An attacker would need local access to the password file to be able to exploit this vulnerability. An attacker with a low skill would be able to exploit this vulnerability.
Friday, November 16, 2012 @ 01:11 PM gHale
ABB created a patch for the buffer overflow vulnerability in its AC500 PLC Webserver application, which could lead to a denial of service (DoS), affecting the availability of the service, according to a report on ICS-CERT.
This vulnerability relates to the 3S Smart Software Solutions CoDeSys Vulnerabilities as the ABB AC500 PLC uses the CoDeSys Webserver, the report said.
This remotely exploitable vulnerability affects multiple sectors to include the energy, critical manufacturing, and transportation sectors. Exploits that target this vulnerability are publicly available.
The following ABB AC500 CPU modules with firmware Version V2.1.3 and Web server enabled suffer from the issue:
• 1SAP130 300 R0271 PM573-ETH,
• 1SAP140 300 R0271 PM583-ETH,
• 1SAP150 000 R0271 PM590-ETH,
• 1SAP150 100 R0271 PM591-ETH,
• 1SAP150 200 R0271 PM592-ETH,
• 1TNE968 900 R0110 PM554-T-ETH,
• 1TNE968 900 R1110 PM564-T-ETH,
• 1TNE968 900 R1210 PM564-R-ETH, and
• 1TNE968 900 R1211 PM564-R-ETH-AC.
Exploiting this buffer overflow vulnerability in the embedded CoDeSys Web server component used by ABB causes a DoS of the PLC that can only end up recovered after cycling the system’s power. An attacker with a low skill would be able to exploit this vulnerability.
Switzerland-based ABB maintains offices in several countries around the world and develops products in multiple critical sectors used worldwide.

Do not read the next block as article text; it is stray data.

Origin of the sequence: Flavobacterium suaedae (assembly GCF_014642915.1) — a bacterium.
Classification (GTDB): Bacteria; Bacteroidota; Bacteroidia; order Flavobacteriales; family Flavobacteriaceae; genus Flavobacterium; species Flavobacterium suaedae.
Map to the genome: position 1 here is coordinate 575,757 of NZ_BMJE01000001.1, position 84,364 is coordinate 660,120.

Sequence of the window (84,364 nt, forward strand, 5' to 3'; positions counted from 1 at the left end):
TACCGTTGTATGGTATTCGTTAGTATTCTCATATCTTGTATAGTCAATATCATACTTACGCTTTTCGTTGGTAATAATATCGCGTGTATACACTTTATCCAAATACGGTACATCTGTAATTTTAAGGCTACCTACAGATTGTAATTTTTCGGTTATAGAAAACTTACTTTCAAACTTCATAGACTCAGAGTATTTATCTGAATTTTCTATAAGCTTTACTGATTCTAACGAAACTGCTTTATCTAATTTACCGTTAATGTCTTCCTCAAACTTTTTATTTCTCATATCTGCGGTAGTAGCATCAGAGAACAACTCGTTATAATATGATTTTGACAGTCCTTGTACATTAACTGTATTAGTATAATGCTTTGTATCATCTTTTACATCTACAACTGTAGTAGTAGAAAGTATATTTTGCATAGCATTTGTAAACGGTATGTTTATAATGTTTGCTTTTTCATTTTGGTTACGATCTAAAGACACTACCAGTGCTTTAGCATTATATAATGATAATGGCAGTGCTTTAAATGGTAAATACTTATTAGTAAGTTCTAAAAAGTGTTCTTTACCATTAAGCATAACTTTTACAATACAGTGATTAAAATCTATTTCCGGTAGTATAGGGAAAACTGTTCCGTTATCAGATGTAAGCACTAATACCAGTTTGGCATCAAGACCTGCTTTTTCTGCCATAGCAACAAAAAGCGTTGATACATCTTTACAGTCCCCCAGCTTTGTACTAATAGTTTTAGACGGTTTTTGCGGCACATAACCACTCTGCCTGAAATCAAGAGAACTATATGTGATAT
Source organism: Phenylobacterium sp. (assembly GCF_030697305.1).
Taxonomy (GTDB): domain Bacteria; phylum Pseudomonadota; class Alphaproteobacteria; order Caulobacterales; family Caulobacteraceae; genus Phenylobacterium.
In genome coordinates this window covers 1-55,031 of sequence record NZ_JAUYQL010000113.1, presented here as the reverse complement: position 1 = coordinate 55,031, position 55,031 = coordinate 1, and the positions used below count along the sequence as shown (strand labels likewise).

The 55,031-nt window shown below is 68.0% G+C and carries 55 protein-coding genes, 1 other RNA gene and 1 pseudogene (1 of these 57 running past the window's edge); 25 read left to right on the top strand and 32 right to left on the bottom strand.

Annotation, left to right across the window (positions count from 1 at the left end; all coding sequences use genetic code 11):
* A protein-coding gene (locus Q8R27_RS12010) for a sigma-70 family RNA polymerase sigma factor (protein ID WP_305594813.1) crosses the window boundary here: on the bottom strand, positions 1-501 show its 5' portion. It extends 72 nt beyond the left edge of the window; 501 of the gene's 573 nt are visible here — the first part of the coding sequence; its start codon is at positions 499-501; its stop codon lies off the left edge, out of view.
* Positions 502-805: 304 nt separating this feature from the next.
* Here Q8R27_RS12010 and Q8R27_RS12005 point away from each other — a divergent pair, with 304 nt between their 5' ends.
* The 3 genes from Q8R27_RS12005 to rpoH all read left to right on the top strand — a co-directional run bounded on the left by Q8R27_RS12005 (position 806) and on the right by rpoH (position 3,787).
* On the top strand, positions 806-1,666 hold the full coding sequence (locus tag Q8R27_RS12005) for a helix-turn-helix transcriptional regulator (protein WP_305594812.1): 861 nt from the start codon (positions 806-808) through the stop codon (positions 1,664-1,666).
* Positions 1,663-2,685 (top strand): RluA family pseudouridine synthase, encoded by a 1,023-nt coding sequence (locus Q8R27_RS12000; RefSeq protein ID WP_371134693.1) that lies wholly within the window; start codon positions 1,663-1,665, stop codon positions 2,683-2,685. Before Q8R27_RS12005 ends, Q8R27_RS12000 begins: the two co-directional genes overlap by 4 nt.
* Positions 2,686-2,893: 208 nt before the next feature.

The affected products, AC500 PLCs, are Web-based SCADA systems. According to ABB, the AC500 PLCs see use in several sectors including the energy, critical manufacturing, transportation, and others.
By sending an overly long URL to Port 80/TCP (Port 80 by default, but the device may use any arbitrary port), an attacker could cause a stack-based buffer overflow. This causes a crash of the PLC. The only remediation is to cycle the system’s power.
CVE-2011-5007 is the number assigned to this vulnerability, which has a CVSS v2 base score of 7.8.
ABB released a Vulnerability Security Advisory and patch (V2.1.5) that mitigates this vulnerability was available in December 2011. Firmware versions starting from V2.1.4 do not contain the vulnerability. Firmware V2.1.5 is in the ABB PLC download center.
The Web server component is not active in the default configuration of the system. It should only see use if the user needs human-machine interface visualization. PLCs that are continuously running are most likely in a factory environment where additional cyber security measures, such as isolation, and intrusion detection among others, are part of normal security operations and reduce the risk for malware or unauthorized personnel to have a network connection to the PLC.
Wednesday, October 31, 2012 @ 01:10 PM gHale
By Gregory Hale
One third of controllers are on manual operation at plants and Ian Nimmo wants to know how plants can achieve any kind of positive returns with their automation tools.
“One third of controllers are on manual because the operators say they have a better feel for what is going on,” Nimmo said during his keynote address Wednesday at the Yokogawa 2012 Users Group in New Orleans. “We promise big returns (with automation), but if controllers are on manual control, how can you deliver on what your promise.”